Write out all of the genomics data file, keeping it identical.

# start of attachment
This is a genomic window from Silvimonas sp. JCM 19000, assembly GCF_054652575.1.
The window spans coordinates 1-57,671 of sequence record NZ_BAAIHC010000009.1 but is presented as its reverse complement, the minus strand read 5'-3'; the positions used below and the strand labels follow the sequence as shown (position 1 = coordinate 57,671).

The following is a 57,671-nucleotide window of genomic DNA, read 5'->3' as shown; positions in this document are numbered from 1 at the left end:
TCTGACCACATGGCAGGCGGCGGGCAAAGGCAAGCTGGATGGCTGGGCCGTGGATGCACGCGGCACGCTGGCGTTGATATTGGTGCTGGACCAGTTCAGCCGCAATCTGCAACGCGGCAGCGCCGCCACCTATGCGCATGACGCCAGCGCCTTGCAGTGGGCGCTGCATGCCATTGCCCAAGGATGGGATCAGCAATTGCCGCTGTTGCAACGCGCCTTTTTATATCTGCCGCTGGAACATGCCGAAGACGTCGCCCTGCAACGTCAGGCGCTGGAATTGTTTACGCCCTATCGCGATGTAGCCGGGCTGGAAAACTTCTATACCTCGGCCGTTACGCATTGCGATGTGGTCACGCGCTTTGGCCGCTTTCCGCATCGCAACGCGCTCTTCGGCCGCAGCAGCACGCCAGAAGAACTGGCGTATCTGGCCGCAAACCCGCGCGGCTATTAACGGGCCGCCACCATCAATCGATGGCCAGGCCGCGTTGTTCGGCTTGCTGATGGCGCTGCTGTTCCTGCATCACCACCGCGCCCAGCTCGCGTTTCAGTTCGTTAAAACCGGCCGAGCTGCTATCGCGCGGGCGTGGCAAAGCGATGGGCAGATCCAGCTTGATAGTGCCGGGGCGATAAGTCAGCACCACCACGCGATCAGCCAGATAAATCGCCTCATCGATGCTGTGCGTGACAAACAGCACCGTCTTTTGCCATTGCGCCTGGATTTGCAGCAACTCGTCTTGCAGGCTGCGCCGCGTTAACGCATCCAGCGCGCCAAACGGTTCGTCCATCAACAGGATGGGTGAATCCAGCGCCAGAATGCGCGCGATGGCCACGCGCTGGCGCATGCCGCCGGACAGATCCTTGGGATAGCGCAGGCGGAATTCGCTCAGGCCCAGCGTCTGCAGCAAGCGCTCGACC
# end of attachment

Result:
This is a genomic window from Silvimonas sp. JCM 19000, assembly GCF_054652575.1.
The window spans coordinates 1-57,671 of sequence record NZ_BAAIHC010000009.1 but is presented as its reverse complement, the minus strand read 5'-3'; the positions used below and the strand labels follow the sequence as shown (position 1 = coordinate 57,671).

The following is a 57,671-nucleotide window of genomic DNA, read 5'->3' as shown; positions in this document are numbered from 1 at the left end:
TCTGACCACATGGCAGGCGGCGGGCAAAGGCAAGCTGGATGGCTGGGCCGTGGATGCACGCGGCACGCTGGCGTTGATATTGGTGCTGGACCAGTTCAGCCGCAATCTGCAACGCGGCAGCGCCGCCACCTATGCGCATGACGCCAGCGCCTTGCAGTGGGCGCTGCATGCCATTGCCCAAGGATGGGATCAGCAATTGCCGCTGTTGCAACGCGCCTTTTTATATCTGCCGCTGGAACATGCCGAAGACGTCGCCCTGCAACGTCAGGCGCTGGAATTGTTTACGCCCTATCGCGATGTAGCCGGGCTGGAAAACTTCTATACCTCGGCCGTTACGCATTGCGATGTGGTCACGCGCTTTGGCCGCTTTCCGCATCGCAACGCGCTCTTCGGCCGCAGCAGCACGCCAGAAGAACTGGCGTATCTGGCCGCAAACCCGCGCGGCTATTAACGGGCCGCCACCATCAATCGATGGCCAGGCCGCGTTGTTCGGCTTGCTGATGGCGCTGCTGTTCCTGCATCACCACCGCGCCCAGCTCGCGTTTCAGTTCGTTAAAACCGGCCGAGCTGCTATCGCGCGGGCGTGGCAAAGCGATGGGCAGATCCAGCTTGATAGTGCCGGGGCGATAAGTCAGCACCACCACGCGATCAGCCAGATAAATCGCCTCATCGATGCTGTGCGTGACAAACAGCACCGTCTTTTGCCATTGCGCCTGGATTTGCAGCAACTCGTCTTGCAGGCTGCGCCGCGTTAACGCATCCAGCGCGCCAAACGGTTCGTCCATCAACAGGATGGGTGAATCCAGCGCCAGAATGCGCGCGATGGCCACGCGCTGGCGCATGCCGCCGGACAGATCCTTGGGATAGCGCAGGCGGAATTCGCTCAGGCCCAGCGTCTGCAGCAAGCGCTCGACC